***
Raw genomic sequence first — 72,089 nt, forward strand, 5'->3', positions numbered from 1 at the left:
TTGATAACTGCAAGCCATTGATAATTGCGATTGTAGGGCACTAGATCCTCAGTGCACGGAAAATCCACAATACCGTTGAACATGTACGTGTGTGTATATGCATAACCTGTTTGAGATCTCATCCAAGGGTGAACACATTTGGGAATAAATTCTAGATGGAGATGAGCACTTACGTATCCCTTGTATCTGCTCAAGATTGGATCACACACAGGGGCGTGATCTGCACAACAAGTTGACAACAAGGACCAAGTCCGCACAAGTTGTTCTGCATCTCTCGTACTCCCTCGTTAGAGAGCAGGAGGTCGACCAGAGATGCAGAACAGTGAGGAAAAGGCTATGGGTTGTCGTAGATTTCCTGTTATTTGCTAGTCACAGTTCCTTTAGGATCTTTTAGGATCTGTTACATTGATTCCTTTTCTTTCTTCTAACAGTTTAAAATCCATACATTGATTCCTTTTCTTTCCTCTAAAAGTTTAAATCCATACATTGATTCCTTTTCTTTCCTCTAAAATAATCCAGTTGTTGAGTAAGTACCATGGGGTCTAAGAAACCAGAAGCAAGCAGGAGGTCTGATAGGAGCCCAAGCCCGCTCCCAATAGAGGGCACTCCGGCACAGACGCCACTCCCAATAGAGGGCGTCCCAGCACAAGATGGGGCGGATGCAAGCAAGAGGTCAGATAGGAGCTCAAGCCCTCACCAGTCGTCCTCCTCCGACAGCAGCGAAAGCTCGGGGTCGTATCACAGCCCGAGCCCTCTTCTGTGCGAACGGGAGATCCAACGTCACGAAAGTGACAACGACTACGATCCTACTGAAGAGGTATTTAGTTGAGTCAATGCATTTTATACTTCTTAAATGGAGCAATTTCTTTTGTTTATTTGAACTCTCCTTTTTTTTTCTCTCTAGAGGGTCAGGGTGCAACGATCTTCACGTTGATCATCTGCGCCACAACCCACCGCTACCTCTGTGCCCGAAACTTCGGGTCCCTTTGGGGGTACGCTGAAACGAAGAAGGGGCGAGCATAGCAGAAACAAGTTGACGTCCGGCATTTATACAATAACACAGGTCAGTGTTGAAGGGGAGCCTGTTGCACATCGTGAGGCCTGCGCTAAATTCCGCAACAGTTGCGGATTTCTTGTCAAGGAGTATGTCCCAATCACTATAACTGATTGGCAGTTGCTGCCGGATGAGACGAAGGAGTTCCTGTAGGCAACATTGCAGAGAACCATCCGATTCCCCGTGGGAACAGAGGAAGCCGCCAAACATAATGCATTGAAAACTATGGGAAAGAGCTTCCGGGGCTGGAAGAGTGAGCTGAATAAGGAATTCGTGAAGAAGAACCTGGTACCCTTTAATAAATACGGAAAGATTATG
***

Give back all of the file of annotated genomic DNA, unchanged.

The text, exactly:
Raw genomic sequence first — 72,089 nt, forward strand, 5'->3', positions numbered from 1 at the left:
TTGATAACTGCAAGCCATTGATAATTGCGATTGTAGGGCACTAGATCCTCAGTGCACGGAAAATCCACAATACCGTTGAACATGTACGTGTGTGTATATGCATAACCTGTTTGAGATCTCATCCAAGGGTGAACACATTTGGGAATAAATTCTAGATGGAGATGAGCACTTACGTATCCCTTGTATCTGCTCAAGATTGGATCACACACAGGGGCGTGATCTGCACAACAAGTTGACAACAAGGACCAAGTCCGCACAAGTTGTTCTGCATCTCTCGTACTCCCTCGTTAGAGAGCAGGAGGTCGACCAGAGATGCAGAACAGTGAGGAAAAGGCTATGGGTTGTCGTAGATTTCCTGTTATTTGCTAGTCACAGTTCCTTTAGGATCTTTTAGGATCTGTTACATTGATTCCTTTTCTTTCTTCTAACAGTTTAAAATCCATACATTGATTCCTTTTCTTTCCTCTAAAAGTTTAAATCCATACATTGATTCCTTTTCTTTCCTCTAAAATAATCCAGTTGTTGAGTAAGTACCATGGGGTCTAAGAAACCAGAAGCAAGCAGGAGGTCTGATAGGAGCCCAAGCCCGCTCCCAATAGAGGGCACTCCGGCACAGACGCCACTCCCAATAGAGGGCGTCCCAGCACAAGATGGGGCGGATGCAAGCAAGAGGTCAGATAGGAGCTCAAGCCCTCACCAGTCGTCCTCCTCCGACAGCAGCGAAAGCTCGGGGTCGTATCACAGCCCGAGCCCTCTTCTGTGCGAACGGGAGATCCAACGTCACGAAAGTGACAACGACTACGATCCTACTGAAGAGGTATTTAGTTGAGTCAATGCATTTTATACTTCTTAAATGGAGCAATTTCTTTTGTTTATTTGAACTCTCCTTTTTTTTTCTCTCTAGAGGGTCAGGGTGCAACGATCTTCACGTTGATCATCTGCGCCACAACCCACCGCTACCTCTGTGCCCGAAACTTCGGGTCCCTTTGGGGGTACGCTGAAACGAAGAAGGGGCGAGCATAGCAGAAACAAGTTGACGTCCGGCATTTATACAATAACACAGGTCAGTGTTGAAGGGGAGCCTGTTGCACATCGTGAGGCCTGCGCTAAATTCCGCAACAGTTGCGGATTTCTTGTCAAGGAGTATGTCCCAATCACTATAACTGATTGGCAGTTGCTGCCGGATGAGACGAAGGAGTTCCTGTAGGCAACATTGCAGAGAACCATCCGATTCCCCGTGGGAACAGAGGAAGCCGCCAAACATAATGCATTGAAAACTATGGGAAAGAGCTTCCGGGGCTGGAAGAGTGAGCTGAATAAGGAATTCGTGAAGAAGAACCTGGTACCCTTTAATAAATACGGAAAGATTATG